Haas unable to fire up engine until Bahrain
With restrictions preventing Ferrari technicians from travelling, Haas won’t be able to start their car until the Bahrain tests.
The American team is currently hard at work building the 2021 challenger in their UK base in Banbury, where they opted to carry out their pre-season operations so they did not have to transport parts from the 2020 car to Italy.
However, that has caused issues, as travel restrictions put in place because of COVID-19 are preventing Ferrari staff from heading to Haas HQ and firing up the engine.
“The parts of the new car are almost ready,” Auto Motor Und Sport said.
“Assembly begins in the first week of February. The VF-21 should be on its wheels in mid-February. Not a dummy, but a ready-made car with an engine and transmission.
“But the new Ferrari V6 turbo in the rear of the US racer will remain silent. The engine is allowed into the country, but the technicians you need to start it are not. As things stand at the moment, the earliest possible time to bring the engine to life is the test in Bahrain.”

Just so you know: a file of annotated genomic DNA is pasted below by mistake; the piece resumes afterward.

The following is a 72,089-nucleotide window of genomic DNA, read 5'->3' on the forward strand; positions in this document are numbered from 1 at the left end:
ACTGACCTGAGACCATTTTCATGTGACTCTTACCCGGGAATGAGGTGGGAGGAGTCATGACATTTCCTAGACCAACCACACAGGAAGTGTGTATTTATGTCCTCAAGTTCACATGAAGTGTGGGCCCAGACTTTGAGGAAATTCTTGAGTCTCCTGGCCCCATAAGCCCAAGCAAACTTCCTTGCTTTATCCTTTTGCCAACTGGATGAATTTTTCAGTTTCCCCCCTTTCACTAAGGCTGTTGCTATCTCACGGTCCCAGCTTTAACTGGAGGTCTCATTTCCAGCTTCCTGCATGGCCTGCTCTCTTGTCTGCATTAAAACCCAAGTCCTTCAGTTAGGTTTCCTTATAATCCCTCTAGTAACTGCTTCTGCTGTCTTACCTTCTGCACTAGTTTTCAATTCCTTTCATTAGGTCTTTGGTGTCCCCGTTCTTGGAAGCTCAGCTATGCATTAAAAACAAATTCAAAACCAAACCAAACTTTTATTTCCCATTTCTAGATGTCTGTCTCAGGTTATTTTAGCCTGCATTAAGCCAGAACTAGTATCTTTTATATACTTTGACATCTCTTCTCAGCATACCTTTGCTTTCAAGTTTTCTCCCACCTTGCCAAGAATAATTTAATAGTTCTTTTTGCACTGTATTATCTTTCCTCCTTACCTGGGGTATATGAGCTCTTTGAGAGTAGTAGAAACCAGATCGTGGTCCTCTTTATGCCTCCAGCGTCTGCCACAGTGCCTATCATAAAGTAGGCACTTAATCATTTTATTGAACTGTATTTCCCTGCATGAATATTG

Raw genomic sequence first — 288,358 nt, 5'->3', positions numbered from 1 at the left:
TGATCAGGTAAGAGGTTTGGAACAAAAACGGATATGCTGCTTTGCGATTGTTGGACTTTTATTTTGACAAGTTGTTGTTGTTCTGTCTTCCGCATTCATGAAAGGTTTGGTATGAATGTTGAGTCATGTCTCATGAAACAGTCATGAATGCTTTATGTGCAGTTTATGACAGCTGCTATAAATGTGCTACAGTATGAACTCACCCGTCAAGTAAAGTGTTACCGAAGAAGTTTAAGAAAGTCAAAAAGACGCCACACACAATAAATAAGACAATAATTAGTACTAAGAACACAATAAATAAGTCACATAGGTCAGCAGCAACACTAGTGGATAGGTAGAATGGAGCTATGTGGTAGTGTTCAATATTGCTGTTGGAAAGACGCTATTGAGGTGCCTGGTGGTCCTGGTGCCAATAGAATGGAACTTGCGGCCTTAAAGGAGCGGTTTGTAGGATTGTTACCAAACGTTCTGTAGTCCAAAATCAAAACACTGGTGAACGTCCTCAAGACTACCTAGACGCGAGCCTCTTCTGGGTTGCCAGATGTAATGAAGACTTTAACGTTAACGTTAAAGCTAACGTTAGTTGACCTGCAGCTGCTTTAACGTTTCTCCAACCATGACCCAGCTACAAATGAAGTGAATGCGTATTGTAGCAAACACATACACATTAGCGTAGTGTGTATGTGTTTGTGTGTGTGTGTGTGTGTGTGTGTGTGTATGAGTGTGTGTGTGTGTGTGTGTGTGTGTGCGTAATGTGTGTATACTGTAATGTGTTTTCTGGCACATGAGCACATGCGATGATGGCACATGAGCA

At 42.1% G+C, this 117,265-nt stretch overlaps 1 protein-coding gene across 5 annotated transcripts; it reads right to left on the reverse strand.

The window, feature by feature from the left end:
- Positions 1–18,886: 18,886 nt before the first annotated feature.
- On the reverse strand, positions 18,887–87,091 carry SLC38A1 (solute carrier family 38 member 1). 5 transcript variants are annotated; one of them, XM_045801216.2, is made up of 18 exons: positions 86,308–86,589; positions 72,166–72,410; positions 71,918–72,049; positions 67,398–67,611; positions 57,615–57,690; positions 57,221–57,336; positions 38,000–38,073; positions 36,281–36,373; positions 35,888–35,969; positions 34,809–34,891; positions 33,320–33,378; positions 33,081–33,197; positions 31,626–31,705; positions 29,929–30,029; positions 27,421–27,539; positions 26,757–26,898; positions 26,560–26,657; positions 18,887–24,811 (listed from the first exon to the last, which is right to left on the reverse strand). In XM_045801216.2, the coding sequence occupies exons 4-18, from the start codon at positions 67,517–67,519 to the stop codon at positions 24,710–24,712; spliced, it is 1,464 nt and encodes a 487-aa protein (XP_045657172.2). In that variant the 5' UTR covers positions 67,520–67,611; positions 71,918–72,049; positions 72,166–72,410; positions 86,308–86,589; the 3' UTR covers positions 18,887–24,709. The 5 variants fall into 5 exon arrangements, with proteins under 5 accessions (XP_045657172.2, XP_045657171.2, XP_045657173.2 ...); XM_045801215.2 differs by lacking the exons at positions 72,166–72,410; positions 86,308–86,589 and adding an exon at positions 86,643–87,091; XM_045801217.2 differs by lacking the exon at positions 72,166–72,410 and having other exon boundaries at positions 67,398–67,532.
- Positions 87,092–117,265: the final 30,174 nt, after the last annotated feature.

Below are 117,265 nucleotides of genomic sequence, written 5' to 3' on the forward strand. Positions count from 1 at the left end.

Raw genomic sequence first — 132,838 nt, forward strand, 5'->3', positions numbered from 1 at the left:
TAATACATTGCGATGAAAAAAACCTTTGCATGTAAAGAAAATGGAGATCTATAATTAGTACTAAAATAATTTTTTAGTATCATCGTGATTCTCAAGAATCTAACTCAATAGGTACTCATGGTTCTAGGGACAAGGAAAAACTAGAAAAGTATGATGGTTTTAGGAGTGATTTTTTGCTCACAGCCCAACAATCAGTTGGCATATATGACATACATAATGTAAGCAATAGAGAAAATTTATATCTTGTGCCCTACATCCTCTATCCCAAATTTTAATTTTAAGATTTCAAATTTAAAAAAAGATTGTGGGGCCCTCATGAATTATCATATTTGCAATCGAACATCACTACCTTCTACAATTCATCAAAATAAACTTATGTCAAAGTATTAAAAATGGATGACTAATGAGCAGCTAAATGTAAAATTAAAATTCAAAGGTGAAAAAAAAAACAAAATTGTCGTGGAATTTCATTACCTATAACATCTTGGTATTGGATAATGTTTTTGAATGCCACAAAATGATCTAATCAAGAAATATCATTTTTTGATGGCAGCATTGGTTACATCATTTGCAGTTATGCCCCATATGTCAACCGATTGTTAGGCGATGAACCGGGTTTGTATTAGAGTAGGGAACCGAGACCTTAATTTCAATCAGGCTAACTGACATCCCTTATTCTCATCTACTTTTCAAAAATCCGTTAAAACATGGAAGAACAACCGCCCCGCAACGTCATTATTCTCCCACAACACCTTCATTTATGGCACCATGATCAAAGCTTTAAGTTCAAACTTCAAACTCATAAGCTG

The Ferrari technicians are not the only ones unable to travel there, with team principal Guenther Steiner currently stuck in the US.
“If I wanted to fly to England, I would first have to be in quarantine for two weeks. There are only exceptions for athletes,” the Italian told the German site.
Driver and team face coverings are available now on the official Formula 1 store!
With car development for 2021 being largely frozen in response to the pandemic, the pecking order of the grid is not expected to change a huge amount.
Because of this, Steiner and Haas have taken the decision to do little work on the upcoming season’s car and are instead focusing more on 2022.
“We could have built a new nose, but we were too late,” he said.
“The wind tunnel program had been shut down too long for us to have the nose ready before the deadline at the end of September.
“But it can happen that we have to improve the 2021 car again if we discover during the test drives that we have made a mistake. That would be plan B.
“Actually, we don’t want to use any more wind tunnel time for the 2021 car. We hope that things will be as close in the front midfield as in 2020 and that the teams involved will continue to develop and leave time for the 2022 car.”
Follow us on Twitter @Planet_F1 and like our Facebook page.